SIP as both a protocol and an architecture has a number of places where security can be applied. You can secure SIP signaling with Transport Layer Security (TLS). This encrypts the metadata of a call – e.g. who called who. You can secure the media of a session with SRTP – audio, video, etc. Session Border Controllers are deployed to secure an enterprise’s network edge. SBCs act as SIP firewalls that allow the good guys to send and receive SIP messages while keeping the bad guys out.
As important as these three security techniques are, there is still one more aspect that must be addressed. How do you guarantee that the sender of a SIP message is who he or she claims to be? For instance, it’s easy to create an INVITE message that says “I am Andrew Prokop,” but how can the recipient be sure that it really came from Andrew Prokop?
This is where SIP authentication comes in. With SIP authentication, any SIP message can be challenged. This means that anyone receiving an INVITE message can force the sender to prove his or her identity before the message is processed.
I singled out INVITE, but SIP authentication is not limited to a single message type. Any SIP method (the proper name for a SIP message) can and should be challenged by the recipient. In fact, an Avaya system challenges every single SIP message every time one is sent.
So, how does all this work? The basic call flow is really quite simple.
- A User Agent Client (UAC) sends a SIP message to a User Agent Server (UAS)
- The UAS responds back with a 4xx challenge response
- A UAC uses data in the 4xx challenge response to encrypt his or her identity credentials (e.g. telephone password)
- The UAC resends the SIP message with the encrypted credentials
This four-step process ensures that only authenticated messages are sent to SIP applications for processing. Messages that don’t pass authentication are discarded.
There are two different forms of the 4xx challenge response and although they essentially perform the same task, they are sent from different entity types in response to different SIP messages. These responses are:
407 Proxy Authentication Required
Let’s start with 407. I sat down at my PC, cranked up the Avaya traceSM utility, and took my telephone off-hook. If you read my previous article, Avaya Aura IMS Processing Once Again, you will know that off-hook is indicated by sending an INVITE. Here is the entire call flow:
Take a look at the first six messages and you will see authentication in action. In this case, my telephone is the UAC and Session Manager is acting as the UAS.
To kick things off, my telephone sends the following INVITE.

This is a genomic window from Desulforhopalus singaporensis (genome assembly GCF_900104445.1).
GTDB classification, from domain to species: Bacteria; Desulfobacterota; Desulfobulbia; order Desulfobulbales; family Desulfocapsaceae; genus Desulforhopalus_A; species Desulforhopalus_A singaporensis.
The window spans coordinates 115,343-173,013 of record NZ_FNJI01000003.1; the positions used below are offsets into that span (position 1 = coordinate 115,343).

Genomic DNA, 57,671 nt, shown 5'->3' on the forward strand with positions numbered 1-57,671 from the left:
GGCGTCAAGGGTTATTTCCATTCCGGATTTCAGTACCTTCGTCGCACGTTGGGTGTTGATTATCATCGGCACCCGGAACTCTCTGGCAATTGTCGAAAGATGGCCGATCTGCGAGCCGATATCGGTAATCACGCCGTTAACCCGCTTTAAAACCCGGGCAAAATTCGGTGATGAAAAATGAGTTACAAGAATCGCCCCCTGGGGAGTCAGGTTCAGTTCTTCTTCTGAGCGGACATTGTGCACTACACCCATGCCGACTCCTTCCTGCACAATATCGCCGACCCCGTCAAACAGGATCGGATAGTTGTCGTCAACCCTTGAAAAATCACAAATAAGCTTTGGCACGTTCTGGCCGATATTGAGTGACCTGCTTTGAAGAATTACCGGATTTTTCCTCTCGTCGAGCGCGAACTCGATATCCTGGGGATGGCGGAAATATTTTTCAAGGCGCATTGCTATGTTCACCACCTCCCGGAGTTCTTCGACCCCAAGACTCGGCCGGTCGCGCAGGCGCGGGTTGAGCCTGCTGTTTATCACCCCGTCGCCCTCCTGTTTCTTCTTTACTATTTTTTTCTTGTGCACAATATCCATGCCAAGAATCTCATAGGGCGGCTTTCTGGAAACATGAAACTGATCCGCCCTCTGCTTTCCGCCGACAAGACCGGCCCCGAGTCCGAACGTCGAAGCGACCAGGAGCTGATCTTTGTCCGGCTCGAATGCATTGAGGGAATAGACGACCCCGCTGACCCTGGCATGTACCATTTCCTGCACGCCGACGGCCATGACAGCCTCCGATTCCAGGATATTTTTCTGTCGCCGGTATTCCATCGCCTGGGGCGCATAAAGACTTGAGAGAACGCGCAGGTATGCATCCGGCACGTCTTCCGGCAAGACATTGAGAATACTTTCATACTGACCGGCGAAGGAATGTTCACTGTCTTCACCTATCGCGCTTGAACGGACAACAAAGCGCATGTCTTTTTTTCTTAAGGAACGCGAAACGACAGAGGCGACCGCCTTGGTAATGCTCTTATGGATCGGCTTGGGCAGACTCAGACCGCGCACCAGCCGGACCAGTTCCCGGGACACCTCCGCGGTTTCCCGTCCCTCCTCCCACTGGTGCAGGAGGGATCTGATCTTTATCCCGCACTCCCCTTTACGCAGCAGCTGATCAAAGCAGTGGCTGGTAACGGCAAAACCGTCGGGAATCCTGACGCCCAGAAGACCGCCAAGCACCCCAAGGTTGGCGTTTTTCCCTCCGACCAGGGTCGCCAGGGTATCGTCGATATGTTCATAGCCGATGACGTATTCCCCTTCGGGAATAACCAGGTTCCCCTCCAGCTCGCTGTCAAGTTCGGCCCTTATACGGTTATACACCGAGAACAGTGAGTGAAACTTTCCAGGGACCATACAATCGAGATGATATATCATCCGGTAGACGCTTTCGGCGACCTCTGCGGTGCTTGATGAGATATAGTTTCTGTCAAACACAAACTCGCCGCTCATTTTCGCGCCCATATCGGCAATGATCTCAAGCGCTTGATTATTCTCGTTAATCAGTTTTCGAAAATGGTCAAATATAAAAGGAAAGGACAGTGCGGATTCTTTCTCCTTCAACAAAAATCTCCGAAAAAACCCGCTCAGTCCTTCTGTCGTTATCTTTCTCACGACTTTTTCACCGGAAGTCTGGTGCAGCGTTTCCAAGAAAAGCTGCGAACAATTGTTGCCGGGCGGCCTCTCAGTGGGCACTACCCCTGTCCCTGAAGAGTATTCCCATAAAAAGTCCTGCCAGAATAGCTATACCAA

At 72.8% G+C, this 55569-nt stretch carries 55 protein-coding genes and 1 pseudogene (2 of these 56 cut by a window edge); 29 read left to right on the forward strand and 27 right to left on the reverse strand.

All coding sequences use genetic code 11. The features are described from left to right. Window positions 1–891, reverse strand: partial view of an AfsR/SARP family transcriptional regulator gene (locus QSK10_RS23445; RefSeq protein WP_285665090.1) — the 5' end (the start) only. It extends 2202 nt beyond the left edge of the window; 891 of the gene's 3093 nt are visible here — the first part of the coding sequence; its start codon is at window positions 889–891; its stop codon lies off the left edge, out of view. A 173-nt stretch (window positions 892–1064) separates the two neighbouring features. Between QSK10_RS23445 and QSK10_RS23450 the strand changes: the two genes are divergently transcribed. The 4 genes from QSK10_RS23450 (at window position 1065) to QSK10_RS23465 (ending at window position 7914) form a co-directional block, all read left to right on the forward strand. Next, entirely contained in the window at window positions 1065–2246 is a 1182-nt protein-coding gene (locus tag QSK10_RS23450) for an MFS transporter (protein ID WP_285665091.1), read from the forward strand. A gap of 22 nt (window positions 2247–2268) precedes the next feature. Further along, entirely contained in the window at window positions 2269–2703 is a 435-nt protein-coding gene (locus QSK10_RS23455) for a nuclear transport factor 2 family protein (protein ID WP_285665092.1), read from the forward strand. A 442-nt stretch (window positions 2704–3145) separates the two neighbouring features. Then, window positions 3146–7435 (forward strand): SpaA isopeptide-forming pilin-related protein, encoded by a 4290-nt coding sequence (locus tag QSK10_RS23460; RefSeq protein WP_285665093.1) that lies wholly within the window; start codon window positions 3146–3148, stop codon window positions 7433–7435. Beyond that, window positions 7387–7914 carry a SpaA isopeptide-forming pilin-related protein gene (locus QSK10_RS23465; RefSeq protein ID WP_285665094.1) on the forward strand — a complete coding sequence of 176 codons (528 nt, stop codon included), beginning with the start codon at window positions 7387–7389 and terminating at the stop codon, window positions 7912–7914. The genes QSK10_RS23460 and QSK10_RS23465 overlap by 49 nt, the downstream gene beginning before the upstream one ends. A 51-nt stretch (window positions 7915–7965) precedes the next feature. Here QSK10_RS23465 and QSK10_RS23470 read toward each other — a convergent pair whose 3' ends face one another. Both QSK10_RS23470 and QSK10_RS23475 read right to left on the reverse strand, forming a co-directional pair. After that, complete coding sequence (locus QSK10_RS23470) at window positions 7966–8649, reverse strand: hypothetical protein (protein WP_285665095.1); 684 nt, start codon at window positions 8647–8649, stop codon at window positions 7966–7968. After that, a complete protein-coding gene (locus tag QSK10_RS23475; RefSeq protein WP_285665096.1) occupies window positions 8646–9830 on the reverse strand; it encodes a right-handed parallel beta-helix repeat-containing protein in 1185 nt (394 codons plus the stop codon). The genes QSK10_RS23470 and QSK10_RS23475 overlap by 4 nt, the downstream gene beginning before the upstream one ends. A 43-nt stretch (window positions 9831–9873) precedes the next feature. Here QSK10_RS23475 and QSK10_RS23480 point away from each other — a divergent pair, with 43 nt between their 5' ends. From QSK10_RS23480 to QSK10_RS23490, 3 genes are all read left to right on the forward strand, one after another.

Upon receiving the INVITE, Session Manager responds with a 407 Proxy Authentication Required response.
As you may already know, SIP borrowed heavily from other Internet protocols and the Proxy-Authenticate header was lifted straight from HTTP. This header contains the data that must be used by UAC to encrypt his or her credentials. In this case, the telephone will encrypt the user’s telephone password.
If you insist on learning more about Proxy-Authenticate, please see RFC 2617.
Take a look at the Proxy-Authenticate header and you will see a Nonce parameter. Nonce stands for Number Once and is an arbitrary number used only once in a cryptographic communication. The recipient of a Nonce will use it to encrypt his or her credentials. Number once refers to the fact that encryption with this Nonce can only be done one time. If someone were to sniff the LAN and obtain someone’s encrypted password, it wouldn’t do them any good because it can only be used in a single transaction. It becomes stale and useless immediately after its first use.
This particular header instructs the client to encrypt the user’s telephone password with MD5 and the given Nonce.
After the password has been encrypted, the UAC creates a new INVITE (not a re-INVITE) and places that encrypted password into the response parameter of a Proxy-Authentication header.
Here is the new INVITE as sent by my telephone. Notice how Proxy-Authentication repeats much of what was in Proxy-Authenticate.
A Slight Shift of Gears
I mentioned that there are two 4xx challenge responses. RFC 2617 states the following about the two headers:
The 401 (Unauthorized) response message is used by an origin server to challenge the authorization of a user agent. This response MUST include a WWW-Authenticate header field containing at least one challenge applicable to the requested resource. The 407 (Proxy Authentication Required) response message is used by a proxy to challenge the authorization of a client and MUST include a Proxy-Authenticate header field containing at least one challenge applicable to the proxy for the requested resource.
Generally, I see 407 responses for messages sent to SIP clients and 401 responses for messages sent to SIP servers. That means that messages like INVITE and BYE will receive 407 responses and REGISTER and SUBSCRIBE will receive 401 responses.
I captured the boot cycle of my phone to see the REGISTER and SUBSCRIBE messages it sends.
Here is a REGISTER message followed by a 401 response. Notice how the headers are different from a 407, but the end result is a challenge that solicits my telephone’s encrypted password.
At this point, I think I have said enough about SIP authentication. As you can see, it adds a layer of security that is not provided by either TLS or SRTP.